She opened up by saying that Discrimination High was geared towards tertiary education (apparently tertiary education is verboten to people with a disability). She then said that Discrimination High was a mainstream school – emphasising mainstream, which made me wonder whether she thought Kirsten and I had contracted a learning delay (don’t worry, Down Syndrome isn’t contagious). On a serious note, by this stage your staff member had been made aware of the fact that our daughter already attended a mainstream school. The staff member then said, ‘You might be better going to a school with more community links’ … meaning outside mainstream education, employment and life. Community links! That, Ms M, was a stroke of genius – I’ve never heard ‘community links’ used euphemistically before. I was stunned to silence. I felt as though I should make a run for the car while I could, but was persuaded by Kirsten to stay and hear your address. So I did.
You know what, Ms M, your address didn’t make me feel better.
You spoke a great deal about the new buildings that the school has; and how you had the power to expel students; and how a school over in China had heard about how great Discrimination High was and wanted to partner with you; and how the Education Department kept coming out to visit and film because your school was so ace (OK, you didn’t say ace, you said something about excellence); and you spoke about multiculturalism.
Curiously, you didn’t talk much about the teachers that make the school work. The school buildings seemed to be more important than the school culture. And, in case you were wondering, I love the new basketball stadium, too, (it reminded me of High School Musical) but, seriously, talking about the millions invested doesn’t make Discrimination High sound like a private school; it makes it sound like a cashed-up-bogan school.
By the way, I liked the bit about multiculturalism; I really did, Ms M. But it also saddened me. Let me tell you why. What saddened me (OK, annoyed, too) was that your school was failing to roll out the same welcome mat to students with a disability. That’s why Discrimination High may be multicultural, but it is not diverse because its student body does not reflect the mainstream (there’s that word again) community of which people with a disability are very much a part.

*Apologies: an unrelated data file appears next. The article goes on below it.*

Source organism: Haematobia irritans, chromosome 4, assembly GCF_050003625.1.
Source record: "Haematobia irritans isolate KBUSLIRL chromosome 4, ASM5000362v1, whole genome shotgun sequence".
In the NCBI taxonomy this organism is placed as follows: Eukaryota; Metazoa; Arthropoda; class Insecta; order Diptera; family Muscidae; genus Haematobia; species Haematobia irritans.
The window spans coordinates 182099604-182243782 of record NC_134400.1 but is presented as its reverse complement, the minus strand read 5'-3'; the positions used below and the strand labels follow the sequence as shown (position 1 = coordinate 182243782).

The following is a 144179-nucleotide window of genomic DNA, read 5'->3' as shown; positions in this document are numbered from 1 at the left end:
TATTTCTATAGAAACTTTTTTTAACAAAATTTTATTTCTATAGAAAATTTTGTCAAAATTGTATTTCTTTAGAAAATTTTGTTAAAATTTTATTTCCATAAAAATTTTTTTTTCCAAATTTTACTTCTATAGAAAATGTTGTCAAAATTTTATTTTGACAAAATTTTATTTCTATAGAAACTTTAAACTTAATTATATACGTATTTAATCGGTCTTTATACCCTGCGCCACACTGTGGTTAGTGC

Let me tell you another thing, Ms M, Discrimination High is failing to meet if not the letter of, then the spirit of, the Disability Discrimination Act. Ever heard of that law? I suggest you Google it.
Have a nice day.
Later that day I received an emailed reply from Ms M. She said she was disappointed I had ‘formed such a negative opinion of the school’ and invited me to visit Discrimination High’s website ‘for a more detailed outline of our college.’ No apology. No counter argument. No suggestion that there was anything worth talking about.
Legally, people can’t be discriminated against in Australia, but one thing I’ve learned as the parent of a child with a disability is that there’s more than one way to skin a cat.
Joel Deane is a poet, speechwriter and novelist. His debut novel is The Norseman’s Song. He has worked as chief speech-writer for Victorian Premiers John Brumby and Steve Bracks.
Last night, the news broke that Margaret Thatcher – Britain’s first female prime minister (and the twentieth century’s longest serving one) – had died, aged 87, of a stroke.
‘Margaret Thatcher succeeded against all the odds,’ said serving British prime minister David Campbell, on hearing the news. ‘As our first woman Prime Minister, She didn’t just lead our country, she saved our country. I believe she’ll go down as the greatest British peace-time prime minister.’
Australian prime minister Julia Gillard tactfully offered her condolences, acknowledging Thatcher’s history-making achievement as Britain’s first female PM and recognising her ‘strength of conviction’.
‘Margaret Thatcher arrested the decline of Britain and gave the British people renewed confidence,’ said opposition leader Tony Abbott. ‘She ensured the British people no longer simply dwelt on the glories of the past but could enjoy a strong and prosperous future.’
In death as in life, her legacy is divisive.
In areas of England and Scotland, partiers are celebrating with champagne and songs of ‘ding dong, the witch is dead’. In a party of over 300 people in Glasgow, the ABC reports that ‘anti-capitalist campaigners shouted, “Maggie, Maggie, Maggie” while the crowd replied “dead, dead, dead”.’
In keeping with the tributes being paid to Thatcher’s conviction and ideological strength, a tongue-in-cheek (we assume) e-petition has been launched to privatise her funeral.